The percentage of apoptotic PDT-treated LLCs was determined by PI and Annexin V staining. LLC cells were incubated with 125nM or 250nM hypericin for 16 hours in the dark and were irradiated with different light doses (3.65 J/cm2 or 1.85 J/cm2). Cells were harvested 1 hour after irradiation. As the results shown in Fig.1A, PDT induced apoptosis in LLC cells in a light dose- and a hypericin concentration-dependent manner. Moreover, PDT treatment also induced the main hallmarks of apoptosis, including caspase-3 and PARP cleavage in LLC cells (Fig.1, B). All results mentioned above could be reversed by the exogenous antioxidant, GSH. Treatment with hypericin or light alone had little toxic effect on LLC cells (data not shown). It suggests that PDT-induced apoptosis is caused by oxidative stress triggered by hyp-PDT. The dose of hyp-PDT that killed more than 50% of tumor cells (hypericin, 0.25μM; light dose, 1.85J/cm2) was used for subsequent experiments to investigate whether cancer cells dying in response to PDT associated (hyp-PDT based; unless otherwise mentioned) oxidative stress can activate mouse immature DCs (imDCs).

Hyp-PDT-treated cancer cells expose DAMPs on the surface

We next analyzed the surface exposure of CRT and heat shock proteins (HSP90 and HSP70) following oxidative stress induced by PDT treatment (hypericin, 0.25μM; light dose, 1.85J/cm2). GSH is an essential antioxidant that is oxidized during oxidative stress to form a GSSG disulfide. In our experiments, exogenous glutathione (GSH) was used to protect cancer cells from apoptosis caused by PDT induced oxidative stress. Flow cytometry results show that hyp-PDT caused an enhanced surface exposure of CRT, HSP70 and HSP90 on cancer cells (Fig. 2A). A significant surface upregulation of surface-associated DAMPs was detectable as early as 30 min after hyp-PDT; maximal fluorescence was observed at 1 hour post PDT treatment. Although the upregulation declined overtime, it was still evident 4 hours later. This increase of DAMPs caused by hyp-PDT was partly diminished in the presence of GSH, thus revealing its dependence on oxidative stress. (Fig. 2B)

CRT, HSP70 and HSP90 on hyp-PDT-treated cells were also detected by immunofluorescence staining. Consistent with the result from flow cytometry, prominent expression of CRT, HSP70 and HSP90 could be seen on the cell surface of LLCs after PDT treatment (Fig. 2C, right). No significant DAMP upregulation was detectable with light-only (Fig. 2C, left) and hypericin-only controls (data not shown).

 Figure 1 

LLC cells undergo apoptosis upon hyp-PDT treatment. Cells were incubated with 125nM or 250nM hypericin for 16 h and were irradiated at a fluency of either 1.85 or 3.65 J/cm2. (A) Percentage of early (Annexin V+/PI-) and late (Annexin V+/PI+) apoptotic cells were determined by flow cytometry 1 hour after PDT. Data are presented as percent survival; the values are means of 3 independent experiments (five replicate determinations for each) ± SD (*p<0.05, **p<0.01, ***p<0.001, vs. untreated). (B) LLC cells showed caspase 3 and PARP cleavage after Hyp-PDT. LLC cells were treated with the low (hyp, 125nM; Light dose, 1.85J/cm2), medium (hyp, 250nM; Light dose, 1.85J/cm2), high (hyp, 250nM; Light dose, 3.65J/cm2) PDT dose or left untreated (Control), and whole-cell lysates were harvested 1hour post PDT and analyzed by western blot. (C) Quantification of 3 independent Western blots of each protein level represented as fold increase relative to control. The relative expression of each band = (density of each band/density of actin band). Mean ± SD was from three independent experiments. *p<0.05, **p< 0.01, ***p<0.001versus control.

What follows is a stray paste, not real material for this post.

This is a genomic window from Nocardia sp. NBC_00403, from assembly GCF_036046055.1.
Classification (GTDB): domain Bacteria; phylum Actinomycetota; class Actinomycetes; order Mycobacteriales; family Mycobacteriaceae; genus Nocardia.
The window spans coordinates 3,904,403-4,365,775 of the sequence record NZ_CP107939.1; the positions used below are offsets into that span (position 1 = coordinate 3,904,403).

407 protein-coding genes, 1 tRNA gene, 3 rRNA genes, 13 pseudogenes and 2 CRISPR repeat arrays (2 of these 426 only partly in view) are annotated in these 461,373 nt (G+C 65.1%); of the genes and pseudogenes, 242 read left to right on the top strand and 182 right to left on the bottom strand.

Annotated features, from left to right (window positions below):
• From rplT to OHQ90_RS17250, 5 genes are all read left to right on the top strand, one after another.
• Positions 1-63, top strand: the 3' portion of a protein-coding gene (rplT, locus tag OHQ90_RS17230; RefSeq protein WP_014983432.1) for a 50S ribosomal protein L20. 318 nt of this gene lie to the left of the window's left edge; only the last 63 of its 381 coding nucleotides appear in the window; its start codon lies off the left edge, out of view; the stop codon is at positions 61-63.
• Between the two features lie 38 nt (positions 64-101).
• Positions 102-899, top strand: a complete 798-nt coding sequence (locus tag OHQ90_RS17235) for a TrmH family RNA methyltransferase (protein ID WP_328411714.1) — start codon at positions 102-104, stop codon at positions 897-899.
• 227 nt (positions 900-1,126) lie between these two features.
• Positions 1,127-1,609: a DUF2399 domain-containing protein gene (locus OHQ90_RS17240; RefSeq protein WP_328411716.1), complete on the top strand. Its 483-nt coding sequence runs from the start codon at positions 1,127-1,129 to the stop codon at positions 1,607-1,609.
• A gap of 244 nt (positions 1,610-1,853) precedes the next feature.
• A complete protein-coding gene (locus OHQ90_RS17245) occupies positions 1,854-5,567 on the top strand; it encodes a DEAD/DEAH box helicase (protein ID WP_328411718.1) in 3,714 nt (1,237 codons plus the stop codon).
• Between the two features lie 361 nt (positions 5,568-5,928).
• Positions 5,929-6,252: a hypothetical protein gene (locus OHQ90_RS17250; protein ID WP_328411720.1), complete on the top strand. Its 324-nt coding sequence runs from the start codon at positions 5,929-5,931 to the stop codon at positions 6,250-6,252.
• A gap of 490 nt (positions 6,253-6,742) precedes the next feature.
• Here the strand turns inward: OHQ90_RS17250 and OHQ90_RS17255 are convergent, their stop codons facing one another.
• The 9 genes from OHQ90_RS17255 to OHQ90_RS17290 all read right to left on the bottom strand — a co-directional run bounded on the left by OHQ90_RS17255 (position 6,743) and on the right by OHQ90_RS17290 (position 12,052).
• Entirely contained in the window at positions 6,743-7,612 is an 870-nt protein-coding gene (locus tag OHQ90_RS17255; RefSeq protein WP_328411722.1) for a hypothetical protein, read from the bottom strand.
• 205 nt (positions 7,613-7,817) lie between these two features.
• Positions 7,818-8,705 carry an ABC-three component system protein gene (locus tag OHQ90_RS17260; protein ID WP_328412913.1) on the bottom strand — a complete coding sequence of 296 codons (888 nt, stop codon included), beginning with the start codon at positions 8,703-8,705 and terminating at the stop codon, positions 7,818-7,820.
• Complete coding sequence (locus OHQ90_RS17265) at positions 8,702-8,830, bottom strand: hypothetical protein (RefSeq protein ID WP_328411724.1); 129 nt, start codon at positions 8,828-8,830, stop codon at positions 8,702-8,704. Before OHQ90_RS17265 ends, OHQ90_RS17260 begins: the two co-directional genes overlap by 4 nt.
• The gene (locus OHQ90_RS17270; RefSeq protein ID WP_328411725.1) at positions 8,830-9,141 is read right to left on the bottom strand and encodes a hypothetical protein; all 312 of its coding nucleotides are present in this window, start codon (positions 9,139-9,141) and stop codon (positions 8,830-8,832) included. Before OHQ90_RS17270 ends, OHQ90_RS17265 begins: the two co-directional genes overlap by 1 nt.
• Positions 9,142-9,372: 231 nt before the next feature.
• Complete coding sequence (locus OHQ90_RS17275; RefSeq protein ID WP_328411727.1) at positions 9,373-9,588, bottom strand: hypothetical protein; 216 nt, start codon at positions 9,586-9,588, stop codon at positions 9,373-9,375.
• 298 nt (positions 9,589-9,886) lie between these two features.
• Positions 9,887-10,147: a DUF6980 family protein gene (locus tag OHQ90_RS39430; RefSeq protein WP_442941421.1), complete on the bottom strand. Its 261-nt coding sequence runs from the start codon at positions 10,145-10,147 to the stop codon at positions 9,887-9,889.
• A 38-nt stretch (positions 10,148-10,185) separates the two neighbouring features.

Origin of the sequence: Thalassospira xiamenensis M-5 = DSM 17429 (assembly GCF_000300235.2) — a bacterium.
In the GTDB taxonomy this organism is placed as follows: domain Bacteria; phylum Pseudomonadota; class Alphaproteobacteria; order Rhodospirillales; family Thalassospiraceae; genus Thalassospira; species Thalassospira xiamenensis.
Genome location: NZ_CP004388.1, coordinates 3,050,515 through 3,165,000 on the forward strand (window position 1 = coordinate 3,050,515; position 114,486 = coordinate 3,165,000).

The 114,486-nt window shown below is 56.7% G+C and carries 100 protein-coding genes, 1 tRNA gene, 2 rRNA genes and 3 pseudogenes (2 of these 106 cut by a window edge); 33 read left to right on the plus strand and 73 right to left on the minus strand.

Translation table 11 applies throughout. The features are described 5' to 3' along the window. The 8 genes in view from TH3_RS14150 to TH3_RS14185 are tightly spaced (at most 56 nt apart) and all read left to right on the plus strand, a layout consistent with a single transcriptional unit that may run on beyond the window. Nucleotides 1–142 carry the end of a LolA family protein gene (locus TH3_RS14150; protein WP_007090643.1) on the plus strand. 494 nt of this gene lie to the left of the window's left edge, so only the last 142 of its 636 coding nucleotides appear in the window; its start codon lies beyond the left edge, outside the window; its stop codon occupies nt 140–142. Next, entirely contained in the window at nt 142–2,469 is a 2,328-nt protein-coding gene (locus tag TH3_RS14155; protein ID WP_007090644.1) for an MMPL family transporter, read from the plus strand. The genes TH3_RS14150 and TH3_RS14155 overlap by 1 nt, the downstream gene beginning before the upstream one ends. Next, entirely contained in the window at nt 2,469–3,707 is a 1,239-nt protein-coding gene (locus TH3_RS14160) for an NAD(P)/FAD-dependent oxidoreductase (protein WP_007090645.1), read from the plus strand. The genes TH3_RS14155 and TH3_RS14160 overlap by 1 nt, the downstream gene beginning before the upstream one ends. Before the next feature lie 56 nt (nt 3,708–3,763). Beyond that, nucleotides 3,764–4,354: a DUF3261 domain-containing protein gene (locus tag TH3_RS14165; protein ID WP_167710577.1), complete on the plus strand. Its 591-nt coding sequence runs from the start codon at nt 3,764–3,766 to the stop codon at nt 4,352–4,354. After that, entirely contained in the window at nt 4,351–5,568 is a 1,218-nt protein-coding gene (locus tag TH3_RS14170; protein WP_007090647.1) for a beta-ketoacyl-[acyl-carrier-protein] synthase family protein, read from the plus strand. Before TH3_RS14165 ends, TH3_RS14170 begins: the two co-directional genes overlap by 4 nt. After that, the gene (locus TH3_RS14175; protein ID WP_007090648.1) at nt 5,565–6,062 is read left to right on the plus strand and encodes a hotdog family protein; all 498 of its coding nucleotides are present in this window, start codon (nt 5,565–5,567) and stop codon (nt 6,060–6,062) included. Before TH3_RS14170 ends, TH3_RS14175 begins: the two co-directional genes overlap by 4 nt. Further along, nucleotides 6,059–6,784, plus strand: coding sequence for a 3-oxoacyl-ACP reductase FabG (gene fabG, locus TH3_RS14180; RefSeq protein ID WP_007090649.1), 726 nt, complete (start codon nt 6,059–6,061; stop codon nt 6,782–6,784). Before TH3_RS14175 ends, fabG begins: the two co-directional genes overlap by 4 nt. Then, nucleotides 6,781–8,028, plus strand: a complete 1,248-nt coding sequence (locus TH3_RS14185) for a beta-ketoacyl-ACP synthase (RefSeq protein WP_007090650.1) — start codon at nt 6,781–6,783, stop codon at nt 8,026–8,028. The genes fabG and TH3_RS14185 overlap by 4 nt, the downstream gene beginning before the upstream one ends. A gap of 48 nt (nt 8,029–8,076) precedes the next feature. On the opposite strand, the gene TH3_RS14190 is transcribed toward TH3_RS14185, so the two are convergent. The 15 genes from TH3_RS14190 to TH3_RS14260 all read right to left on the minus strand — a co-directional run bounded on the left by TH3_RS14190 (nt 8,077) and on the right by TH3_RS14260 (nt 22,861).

Int J Biol Sci Image (Click on the image to enlarge.)
 Figure 2 

Expression of DAMPs (CRT、HSP70 and HSP90) on the cell surface following PDT treatment. (A) Representative histograms of single experiment showing the expression of CRT, HSP70, and HSP90 after PDT treatment. Gray solid histogram represents isotype control. (B) Quantitative analysis of CRT, HSP70 and HSP90 expression on cells subjected to PDT treatment at indicated time points (1hour and 4 hours) after irradiation. The fluorescence intensity of DAMPs was normalized by that of the isotype control, respectively. The expression of the indicated markers is shown as a fold change of the mean fluorescence intensity (MFI) when compared with untreated cells. (C) Confocal microscopy images of cells treated with hyp-PDT and stained for HSP70, HSP90, and CRT. (D) Representative histograms of single experiment showing the expression of CD47 at 1 and 4 hours post PDT. The gray solid histogram represents isotype control. (E) The fluorescence intensity of CD47 was normalized by that of the isotype control. The expression of CD47 is shown as a fold change in the MFI when compared with untreated cells. The summary of a total of 5 independent experiments is shown. #, *p < 0.05; ##, **p<0.01; ###, *** p<0.001.

Int J Biol Sci Image (Click on the image to enlarge.)

Cell surface CD47 is downregulated on LLC cells treated by PDT

DAMPs will be translocated to the cell surface upon immunogenic apoptosis. They are members of so-called “eat me” or “find me” signals [11]. In contrast, CD47, a "don't eat me" signal, is previously reported to be involved in mechanism by which tumor cells escape immunosurveillance [23].